As concerns grow about the spread of the coronavirus among young people, the governors of Pennsylvania and New Jersey on Monday adopted different responses to impassioned but sharply divided calls to resume team sports.
Gov. Phil Murphy said he was confident New Jersey high school sports can safely resume this fall, calling them necessary for the mental and physical well-being of the state’s 95,000 student athletes. But his Pennsylvania counterpart, Gov. Tom Wolf, said again that school athletics should be paused until 2021.
The Pennsylvania Interscholastic Athletic Association “will do what they want to do, and the school districts will do what they want to do,” Wolf said, noting that as a parent of former athletes, he wouldn’t feel comfortable allowing his daughters to participate even in outdoor individual sports like cross-country. “I’m giving guidance here, but I think it’s interesting to note that the Big Ten and the PAC-10, they’ve all basically said they’re not going to do fall sports, they’re not going to do it in the field of football especially.”
The comments came as the organizations that govern high school athletics in both states are preparing to announce decisions on the matter. Melissa Mertz, associate executive director of the PIAA, said Monday, “We feel fairly confident that we can get school sports up and running,” according to the Associated Press.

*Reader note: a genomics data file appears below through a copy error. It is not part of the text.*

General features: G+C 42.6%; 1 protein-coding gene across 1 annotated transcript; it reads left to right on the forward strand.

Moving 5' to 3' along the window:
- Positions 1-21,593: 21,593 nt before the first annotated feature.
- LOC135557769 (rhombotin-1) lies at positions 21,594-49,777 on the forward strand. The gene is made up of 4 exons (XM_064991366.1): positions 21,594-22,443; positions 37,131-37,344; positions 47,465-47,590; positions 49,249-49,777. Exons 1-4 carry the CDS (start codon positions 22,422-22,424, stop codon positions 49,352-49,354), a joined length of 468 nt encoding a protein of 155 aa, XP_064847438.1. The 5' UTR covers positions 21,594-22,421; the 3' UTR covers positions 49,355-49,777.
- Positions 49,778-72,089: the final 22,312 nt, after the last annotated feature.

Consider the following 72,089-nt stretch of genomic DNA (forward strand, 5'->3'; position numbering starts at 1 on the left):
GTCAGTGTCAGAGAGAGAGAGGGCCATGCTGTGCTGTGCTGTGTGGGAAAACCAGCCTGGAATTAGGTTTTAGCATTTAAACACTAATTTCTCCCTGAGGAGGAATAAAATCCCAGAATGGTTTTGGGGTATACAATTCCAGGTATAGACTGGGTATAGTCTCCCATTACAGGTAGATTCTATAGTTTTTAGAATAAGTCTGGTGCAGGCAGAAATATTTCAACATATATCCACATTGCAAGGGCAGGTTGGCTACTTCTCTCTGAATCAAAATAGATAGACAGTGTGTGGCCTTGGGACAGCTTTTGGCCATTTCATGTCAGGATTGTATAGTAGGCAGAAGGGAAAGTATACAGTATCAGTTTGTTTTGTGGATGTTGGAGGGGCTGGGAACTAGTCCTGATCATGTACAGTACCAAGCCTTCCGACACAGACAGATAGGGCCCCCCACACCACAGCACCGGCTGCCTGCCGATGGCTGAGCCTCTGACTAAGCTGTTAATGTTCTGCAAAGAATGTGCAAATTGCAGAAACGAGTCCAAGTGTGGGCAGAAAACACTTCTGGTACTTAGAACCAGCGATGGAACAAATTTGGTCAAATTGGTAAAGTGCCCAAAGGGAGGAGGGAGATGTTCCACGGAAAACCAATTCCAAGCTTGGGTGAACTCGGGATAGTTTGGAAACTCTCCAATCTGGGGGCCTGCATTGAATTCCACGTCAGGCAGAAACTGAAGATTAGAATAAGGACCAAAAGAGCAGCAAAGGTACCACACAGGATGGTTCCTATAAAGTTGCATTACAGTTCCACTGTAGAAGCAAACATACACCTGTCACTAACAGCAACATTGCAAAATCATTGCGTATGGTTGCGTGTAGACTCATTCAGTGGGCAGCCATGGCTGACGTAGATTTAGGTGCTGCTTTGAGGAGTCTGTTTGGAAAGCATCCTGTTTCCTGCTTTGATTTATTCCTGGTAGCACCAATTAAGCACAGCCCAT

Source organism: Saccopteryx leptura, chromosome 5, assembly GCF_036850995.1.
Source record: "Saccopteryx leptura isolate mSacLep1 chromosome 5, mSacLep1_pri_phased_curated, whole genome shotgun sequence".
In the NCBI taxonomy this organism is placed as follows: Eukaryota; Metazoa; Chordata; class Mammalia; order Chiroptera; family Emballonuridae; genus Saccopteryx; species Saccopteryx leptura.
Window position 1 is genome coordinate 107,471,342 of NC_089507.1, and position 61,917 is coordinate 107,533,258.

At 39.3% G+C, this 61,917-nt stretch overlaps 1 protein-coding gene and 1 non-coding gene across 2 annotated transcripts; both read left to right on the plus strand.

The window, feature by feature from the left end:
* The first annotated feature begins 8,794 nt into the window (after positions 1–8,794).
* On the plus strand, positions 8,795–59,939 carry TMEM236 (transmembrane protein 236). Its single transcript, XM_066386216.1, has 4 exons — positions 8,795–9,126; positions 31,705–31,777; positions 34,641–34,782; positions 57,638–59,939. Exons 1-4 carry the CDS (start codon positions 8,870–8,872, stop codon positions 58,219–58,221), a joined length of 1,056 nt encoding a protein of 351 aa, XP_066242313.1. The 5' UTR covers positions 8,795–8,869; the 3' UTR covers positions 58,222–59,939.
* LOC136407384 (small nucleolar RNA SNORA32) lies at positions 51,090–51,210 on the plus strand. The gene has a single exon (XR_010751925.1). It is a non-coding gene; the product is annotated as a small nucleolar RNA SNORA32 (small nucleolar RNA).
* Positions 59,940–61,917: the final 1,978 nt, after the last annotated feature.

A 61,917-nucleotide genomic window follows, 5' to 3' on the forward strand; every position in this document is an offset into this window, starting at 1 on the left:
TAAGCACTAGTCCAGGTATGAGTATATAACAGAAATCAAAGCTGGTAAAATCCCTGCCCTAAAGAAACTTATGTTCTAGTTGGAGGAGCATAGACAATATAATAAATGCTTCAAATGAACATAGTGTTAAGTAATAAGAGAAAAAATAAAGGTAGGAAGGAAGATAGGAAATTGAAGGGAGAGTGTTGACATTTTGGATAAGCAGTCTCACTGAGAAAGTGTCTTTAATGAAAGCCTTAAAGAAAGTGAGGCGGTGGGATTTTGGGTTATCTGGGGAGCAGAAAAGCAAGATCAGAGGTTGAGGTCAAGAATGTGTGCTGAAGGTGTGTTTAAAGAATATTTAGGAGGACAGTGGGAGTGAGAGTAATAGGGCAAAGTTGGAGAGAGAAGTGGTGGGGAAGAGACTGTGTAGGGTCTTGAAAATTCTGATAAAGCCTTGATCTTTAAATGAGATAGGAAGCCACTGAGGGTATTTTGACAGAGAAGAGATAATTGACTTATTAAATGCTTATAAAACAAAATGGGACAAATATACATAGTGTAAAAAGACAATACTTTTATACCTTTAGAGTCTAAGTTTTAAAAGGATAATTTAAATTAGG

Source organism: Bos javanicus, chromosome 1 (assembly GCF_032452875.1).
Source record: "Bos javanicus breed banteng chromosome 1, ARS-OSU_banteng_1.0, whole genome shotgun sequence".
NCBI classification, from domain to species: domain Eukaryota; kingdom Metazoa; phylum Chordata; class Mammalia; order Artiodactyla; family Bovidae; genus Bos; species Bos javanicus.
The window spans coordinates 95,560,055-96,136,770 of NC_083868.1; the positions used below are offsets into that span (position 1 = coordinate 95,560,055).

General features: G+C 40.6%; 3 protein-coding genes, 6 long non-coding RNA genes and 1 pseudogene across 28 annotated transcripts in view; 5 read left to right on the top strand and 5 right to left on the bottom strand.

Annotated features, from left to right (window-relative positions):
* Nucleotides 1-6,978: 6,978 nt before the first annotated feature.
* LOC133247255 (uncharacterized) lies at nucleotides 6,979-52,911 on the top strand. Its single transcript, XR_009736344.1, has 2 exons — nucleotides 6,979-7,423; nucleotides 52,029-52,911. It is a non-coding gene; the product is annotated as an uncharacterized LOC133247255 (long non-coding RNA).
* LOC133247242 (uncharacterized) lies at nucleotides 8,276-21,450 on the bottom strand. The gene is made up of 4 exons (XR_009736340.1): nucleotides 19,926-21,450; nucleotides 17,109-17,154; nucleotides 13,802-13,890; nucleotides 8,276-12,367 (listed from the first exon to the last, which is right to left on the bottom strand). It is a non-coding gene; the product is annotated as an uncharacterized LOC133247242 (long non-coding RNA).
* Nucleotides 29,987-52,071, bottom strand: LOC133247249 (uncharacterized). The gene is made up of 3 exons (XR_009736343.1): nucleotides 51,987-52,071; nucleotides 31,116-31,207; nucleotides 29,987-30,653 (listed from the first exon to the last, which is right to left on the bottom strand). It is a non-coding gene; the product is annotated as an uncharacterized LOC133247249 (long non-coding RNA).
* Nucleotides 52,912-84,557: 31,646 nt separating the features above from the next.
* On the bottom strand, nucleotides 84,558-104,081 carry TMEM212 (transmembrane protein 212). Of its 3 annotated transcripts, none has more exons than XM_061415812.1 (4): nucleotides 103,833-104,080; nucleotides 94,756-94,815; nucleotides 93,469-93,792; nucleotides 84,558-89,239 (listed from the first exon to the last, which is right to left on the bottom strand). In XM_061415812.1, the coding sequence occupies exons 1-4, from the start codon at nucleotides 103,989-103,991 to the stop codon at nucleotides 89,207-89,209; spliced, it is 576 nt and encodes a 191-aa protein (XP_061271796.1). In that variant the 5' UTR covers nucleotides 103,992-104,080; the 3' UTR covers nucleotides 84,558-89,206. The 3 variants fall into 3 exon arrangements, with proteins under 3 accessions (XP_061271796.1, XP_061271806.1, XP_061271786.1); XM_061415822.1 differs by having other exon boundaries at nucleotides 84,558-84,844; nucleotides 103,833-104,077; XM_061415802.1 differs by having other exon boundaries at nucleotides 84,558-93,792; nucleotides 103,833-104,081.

Murphy said the final decision for the Garden State would come from the New Jersey State Interscholastic Athletic Association (NJSIAA), which could make the call this week.
“I am hugely of the opinion we need sports,” said Murphy at his regular coronavirus briefing, adding that there is no evidence that outbreaks have resulted from outdoor activities. “It needs to be responsible. And at this point, it needs to be outside.”
Weeks before the start of the year for schools, colleges and universities, officials remain worried about the virus’ spread among young adults. In Southeastern Pennsylvania, nearly 17% of cases so far in August are in people between the ages of 19 and 24, compared with 4% in April. Statewide, there are now more cases among younger age groups than among people 50 or older. In recent weeks, New Jersey health officials have said young adults were the fastest-growing group of residents testing positive for the coronavirus.
There were 384 more coronavirus cases reported in Pennsylvania on Monday, but no deaths. The state averaged 770 new cases a day over the previous week, which is down from last week, according to an Inquirer analysis.
Philadelphia, which was not included in the state’s numbers due to reporting delays, confirmed 291 new cases since Friday, and two more deaths. Health Commissioner Thomas Farley has said cases have been decreasing in recent weeks.
New Jersey on Monday reported 316 new coronavirus cases and four deaths. The rate of person-to-person transmission was just over one, which Murphy said remains above the low rate of transmission reached before the state entered the second phase of its reopening in June.